DICE. BioWare. Pandemic. Playfish. PopCap. The list of interactive entertainment studios (or their parent companies) purchased by Electronic Arts over the last decade runs the gamut from established triple-A developers to budding social-media game upstarts.
According to a new story published by The New York Times, however, the oft-infamous acquisitioner has, for quite some time, had its eyes set on what would have been its largest grab to date: fellow industry giant Valve.
The article, published yesterday and offering a rare glimpse into the quixotic corporate culture of the Valve, cited testimony from two anonymous Valve employees claiming to have knowledge of private discussions between their firm and Electronic Arts. According to the employees, EA had attempted to purchase Valve for years, and was prepared to value the company at “well over” $1 billion if the talks had ever become substantial.
Valve founder and current head Gabe Newell wouldn’t acknowledge any potential offers, but he indicated that a buyout – no matter how lucrative – wasn’t part of his company’s vision for the future. Conversely, he suggests, the individualistic nature of Valve’s employees would see the studio “disintegrate” before submitting to any outside ownership:
“It’s way more likely we would head in that direction than say, ‘Let’s find some giant company that wants to cash us out and wait two or three years to have our employment agreements terminate.’ ”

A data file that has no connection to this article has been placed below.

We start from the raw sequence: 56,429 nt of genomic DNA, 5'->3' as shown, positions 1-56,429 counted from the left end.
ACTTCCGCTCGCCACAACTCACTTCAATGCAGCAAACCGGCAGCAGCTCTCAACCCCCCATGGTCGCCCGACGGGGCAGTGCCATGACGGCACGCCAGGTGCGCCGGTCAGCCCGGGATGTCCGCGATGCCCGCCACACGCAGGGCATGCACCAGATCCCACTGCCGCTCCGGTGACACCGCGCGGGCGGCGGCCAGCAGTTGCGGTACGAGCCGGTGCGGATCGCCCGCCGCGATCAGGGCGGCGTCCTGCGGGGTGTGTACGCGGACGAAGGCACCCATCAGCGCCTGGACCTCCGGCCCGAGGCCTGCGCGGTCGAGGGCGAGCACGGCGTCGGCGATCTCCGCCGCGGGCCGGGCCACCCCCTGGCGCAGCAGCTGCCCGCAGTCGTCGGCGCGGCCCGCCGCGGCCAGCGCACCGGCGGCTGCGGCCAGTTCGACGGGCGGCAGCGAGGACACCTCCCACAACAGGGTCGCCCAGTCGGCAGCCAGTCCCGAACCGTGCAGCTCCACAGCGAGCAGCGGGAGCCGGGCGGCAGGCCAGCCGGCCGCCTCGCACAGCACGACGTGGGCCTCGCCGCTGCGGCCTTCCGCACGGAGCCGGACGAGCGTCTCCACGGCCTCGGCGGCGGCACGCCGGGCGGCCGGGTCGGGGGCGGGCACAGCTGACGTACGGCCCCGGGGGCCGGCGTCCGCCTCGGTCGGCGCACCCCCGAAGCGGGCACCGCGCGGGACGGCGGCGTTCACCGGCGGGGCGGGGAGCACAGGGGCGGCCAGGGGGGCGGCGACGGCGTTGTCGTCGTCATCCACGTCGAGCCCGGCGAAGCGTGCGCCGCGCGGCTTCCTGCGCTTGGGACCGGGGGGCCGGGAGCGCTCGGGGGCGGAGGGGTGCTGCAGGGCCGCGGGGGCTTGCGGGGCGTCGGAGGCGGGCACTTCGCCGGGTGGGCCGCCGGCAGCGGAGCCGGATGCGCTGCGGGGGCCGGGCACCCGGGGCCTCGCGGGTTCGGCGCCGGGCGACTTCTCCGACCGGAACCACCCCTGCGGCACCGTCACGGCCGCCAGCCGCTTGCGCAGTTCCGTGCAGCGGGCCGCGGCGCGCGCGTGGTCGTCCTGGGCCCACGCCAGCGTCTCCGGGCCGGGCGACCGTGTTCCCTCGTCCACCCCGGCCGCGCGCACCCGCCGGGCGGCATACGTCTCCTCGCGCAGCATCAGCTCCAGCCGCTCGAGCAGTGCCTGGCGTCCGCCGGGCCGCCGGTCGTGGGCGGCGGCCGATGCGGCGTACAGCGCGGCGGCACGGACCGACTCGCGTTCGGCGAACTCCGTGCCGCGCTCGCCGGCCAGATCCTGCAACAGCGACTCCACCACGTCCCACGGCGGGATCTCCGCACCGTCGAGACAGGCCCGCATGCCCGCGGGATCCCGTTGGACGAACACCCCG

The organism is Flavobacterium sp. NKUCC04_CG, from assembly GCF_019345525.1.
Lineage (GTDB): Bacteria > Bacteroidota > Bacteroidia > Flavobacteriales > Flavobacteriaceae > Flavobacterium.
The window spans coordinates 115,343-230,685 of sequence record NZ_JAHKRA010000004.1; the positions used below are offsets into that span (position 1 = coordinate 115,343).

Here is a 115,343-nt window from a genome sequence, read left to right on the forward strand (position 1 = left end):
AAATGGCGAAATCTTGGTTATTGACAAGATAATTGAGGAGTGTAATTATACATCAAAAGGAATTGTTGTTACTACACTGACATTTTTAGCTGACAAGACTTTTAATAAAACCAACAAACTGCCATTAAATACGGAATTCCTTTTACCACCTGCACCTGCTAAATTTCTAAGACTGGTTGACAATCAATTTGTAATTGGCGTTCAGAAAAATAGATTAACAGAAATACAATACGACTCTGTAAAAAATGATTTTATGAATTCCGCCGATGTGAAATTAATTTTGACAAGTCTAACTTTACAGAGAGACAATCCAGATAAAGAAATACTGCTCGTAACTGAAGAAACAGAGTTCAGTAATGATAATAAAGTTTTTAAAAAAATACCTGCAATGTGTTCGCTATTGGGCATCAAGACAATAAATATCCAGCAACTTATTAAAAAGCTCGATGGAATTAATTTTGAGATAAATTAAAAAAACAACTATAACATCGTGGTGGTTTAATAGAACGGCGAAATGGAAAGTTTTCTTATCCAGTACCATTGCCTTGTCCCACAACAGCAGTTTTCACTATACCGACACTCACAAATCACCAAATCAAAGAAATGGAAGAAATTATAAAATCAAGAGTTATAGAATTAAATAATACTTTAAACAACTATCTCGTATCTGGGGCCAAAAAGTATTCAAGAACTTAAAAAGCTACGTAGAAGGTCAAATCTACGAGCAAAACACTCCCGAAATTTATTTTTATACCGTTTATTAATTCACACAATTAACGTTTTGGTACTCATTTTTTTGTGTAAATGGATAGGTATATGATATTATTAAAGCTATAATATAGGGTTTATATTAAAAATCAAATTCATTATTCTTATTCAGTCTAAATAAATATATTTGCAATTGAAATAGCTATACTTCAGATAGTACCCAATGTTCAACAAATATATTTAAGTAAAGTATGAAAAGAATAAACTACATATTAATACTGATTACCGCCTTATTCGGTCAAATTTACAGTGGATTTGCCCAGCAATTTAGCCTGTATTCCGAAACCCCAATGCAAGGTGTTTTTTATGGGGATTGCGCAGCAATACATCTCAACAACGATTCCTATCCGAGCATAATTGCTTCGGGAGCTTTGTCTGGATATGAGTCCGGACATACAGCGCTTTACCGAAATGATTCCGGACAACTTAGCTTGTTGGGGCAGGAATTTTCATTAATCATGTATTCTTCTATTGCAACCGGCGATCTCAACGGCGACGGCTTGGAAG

Even for Electronic Arts, $1 billion is a lot of money – their 2007 purchase of VG Holding Corp, BioWare and Pandemic Studios’ parent company, holds their buyout record at $775,000,000 – but it’s not surprising to see Newell loathe the idea of acquisition altogether.
There’s no question – playing Half-Life or Portal, considering the smorgasbord of innovation that has been Steam, and even deciphering (or at least trying to) its cryptic approach to public relations – that Valve’s success is a direct result of its distinct originality, its independent and creative spirit in an industry where, like any hotbed of intense competition, it’s easy to be an imitator.
And their stock seems to be rising. The NYT article cites Wedbush Morgan analyst Michael Pachter, who values Valve today at around $2.5 billion. With the company’s ever-growing interest in hardware design also referenced in the story (we reported this April on Valve’s initiative to create a virtual reality headset); Steam Big Picture looking to further connect the PC with the TV (the Big Picture beta was released today, as it happens); and Half-Life 3 rumors persisting (when are they not?); Valve’s status as an easy buyout candidate appears as it always has with Newell at the head: nonexistent.
Ranters, how would you envision Valve under the wing of Electronic Arts? Do you admire Gabe Newell, if buyout attempt report is accurate, for not cashing out?
Follow me on Twitter @Brian_Sipple.
Source: The New York Times